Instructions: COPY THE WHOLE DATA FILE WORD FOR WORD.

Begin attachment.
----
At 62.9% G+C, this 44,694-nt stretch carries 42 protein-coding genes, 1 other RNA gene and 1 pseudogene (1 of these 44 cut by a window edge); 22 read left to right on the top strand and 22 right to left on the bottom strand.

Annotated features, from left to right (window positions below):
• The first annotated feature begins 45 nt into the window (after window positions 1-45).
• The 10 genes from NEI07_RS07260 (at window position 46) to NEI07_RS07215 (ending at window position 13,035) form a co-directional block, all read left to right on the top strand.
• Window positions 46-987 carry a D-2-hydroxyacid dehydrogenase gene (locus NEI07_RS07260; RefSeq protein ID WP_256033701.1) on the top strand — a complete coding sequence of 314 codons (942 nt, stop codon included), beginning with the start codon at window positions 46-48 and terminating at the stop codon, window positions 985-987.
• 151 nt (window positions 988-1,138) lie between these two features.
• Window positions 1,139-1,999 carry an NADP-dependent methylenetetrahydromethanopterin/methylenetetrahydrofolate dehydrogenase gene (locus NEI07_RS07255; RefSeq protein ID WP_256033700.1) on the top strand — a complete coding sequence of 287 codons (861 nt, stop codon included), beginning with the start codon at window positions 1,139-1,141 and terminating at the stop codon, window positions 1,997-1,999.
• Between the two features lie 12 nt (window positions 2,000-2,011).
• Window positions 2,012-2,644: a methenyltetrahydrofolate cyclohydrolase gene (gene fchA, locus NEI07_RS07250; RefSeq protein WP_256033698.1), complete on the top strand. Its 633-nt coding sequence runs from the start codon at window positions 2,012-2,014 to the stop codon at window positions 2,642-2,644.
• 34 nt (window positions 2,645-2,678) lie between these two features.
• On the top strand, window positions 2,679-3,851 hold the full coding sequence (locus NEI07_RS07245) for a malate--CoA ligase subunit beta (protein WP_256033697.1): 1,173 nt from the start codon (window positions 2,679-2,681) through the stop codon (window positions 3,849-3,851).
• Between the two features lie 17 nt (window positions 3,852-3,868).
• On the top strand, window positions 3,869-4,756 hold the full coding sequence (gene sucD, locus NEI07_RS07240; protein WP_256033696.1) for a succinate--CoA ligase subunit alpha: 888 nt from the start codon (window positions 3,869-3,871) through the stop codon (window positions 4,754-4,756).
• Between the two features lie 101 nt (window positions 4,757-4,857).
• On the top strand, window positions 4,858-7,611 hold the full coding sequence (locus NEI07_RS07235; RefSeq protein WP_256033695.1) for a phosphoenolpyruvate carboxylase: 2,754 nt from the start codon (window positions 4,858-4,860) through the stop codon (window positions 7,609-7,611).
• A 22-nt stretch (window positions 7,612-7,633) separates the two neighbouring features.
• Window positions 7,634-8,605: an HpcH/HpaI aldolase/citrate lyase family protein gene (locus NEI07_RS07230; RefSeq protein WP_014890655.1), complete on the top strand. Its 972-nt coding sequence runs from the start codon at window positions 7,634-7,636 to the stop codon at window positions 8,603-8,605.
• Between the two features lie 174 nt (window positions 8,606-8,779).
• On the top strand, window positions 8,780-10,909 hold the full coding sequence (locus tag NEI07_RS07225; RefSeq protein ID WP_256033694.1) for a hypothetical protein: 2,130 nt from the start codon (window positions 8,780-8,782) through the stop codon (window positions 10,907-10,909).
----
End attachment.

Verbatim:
At 62.9% G+C, this 44,694-nt stretch carries 42 protein-coding genes, 1 other RNA gene and 1 pseudogene (1 of these 44 cut by a window edge); 22 read left to right on the top strand and 22 right to left on the bottom strand.

Annotated features, from left to right (window positions below):
• The first annotated feature begins 45 nt into the window (after window positions 1-45).
• The 10 genes from NEI07_RS07260 (at window position 46) to NEI07_RS07215 (ending at window position 13,035) form a co-directional block, all read left to right on the top strand.
• Window positions 46-987 carry a D-2-hydroxyacid dehydrogenase gene (locus NEI07_RS07260; RefSeq protein ID WP_256033701.1) on the top strand — a complete coding sequence of 314 codons (942 nt, stop codon included), beginning with the start codon at window positions 46-48 and terminating at the stop codon, window positions 985-987.
• 151 nt (window positions 988-1,138) lie between these two features.
• Window positions 1,139-1,999 carry an NADP-dependent methylenetetrahydromethanopterin/methylenetetrahydrofolate dehydrogenase gene (locus NEI07_RS07255; RefSeq protein ID WP_256033700.1) on the top strand — a complete coding sequence of 287 codons (861 nt, stop codon included), beginning with the start codon at window positions 1,139-1,141 and terminating at the stop codon, window positions 1,997-1,999.
• Between the two features lie 12 nt (window positions 2,000-2,011).
• Window positions 2,012-2,644: a methenyltetrahydrofolate cyclohydrolase gene (gene fchA, locus NEI07_RS07250; RefSeq protein WP_256033698.1), complete on the top strand. Its 633-nt coding sequence runs from the start codon at window positions 2,012-2,014 to the stop codon at window positions 2,642-2,644.
• 34 nt (window positions 2,645-2,678) lie between these two features.
• On the top strand, window positions 2,679-3,851 hold the full coding sequence (locus NEI07_RS07245) for a malate--CoA ligase subunit beta (protein WP_256033697.1): 1,173 nt from the start codon (window positions 2,679-2,681) through the stop codon (window positions 3,849-3,851).
• Between the two features lie 17 nt (window positions 3,852-3,868).
• On the top strand, window positions 3,869-4,756 hold the full coding sequence (gene sucD, locus NEI07_RS07240; protein WP_256033696.1) for a succinate--CoA ligase subunit alpha: 888 nt from the start codon (window positions 3,869-3,871) through the stop codon (window positions 4,754-4,756).
• Between the two features lie 101 nt (window positions 4,757-4,857).
• On the top strand, window positions 4,858-7,611 hold the full coding sequence (locus NEI07_RS07235; RefSeq protein WP_256033695.1) for a phosphoenolpyruvate carboxylase: 2,754 nt from the start codon (window positions 4,858-4,860) through the stop codon (window positions 7,609-7,611).
• A 22-nt stretch (window positions 7,612-7,633) separates the two neighbouring features.
• Window positions 7,634-8,605: an HpcH/HpaI aldolase/citrate lyase family protein gene (locus NEI07_RS07230; RefSeq protein WP_014890655.1), complete on the top strand. Its 972-nt coding sequence runs from the start codon at window positions 7,634-7,636 to the stop codon at window positions 8,603-8,605.
• Between the two features lie 174 nt (window positions 8,606-8,779).
• On the top strand, window positions 8,780-10,909 hold the full coding sequence (locus tag NEI07_RS07225; RefSeq protein ID WP_256033694.1) for a hypothetical protein: 2,130 nt from the start codon (window positions 8,780-8,782) through the stop codon (window positions 10,907-10,909).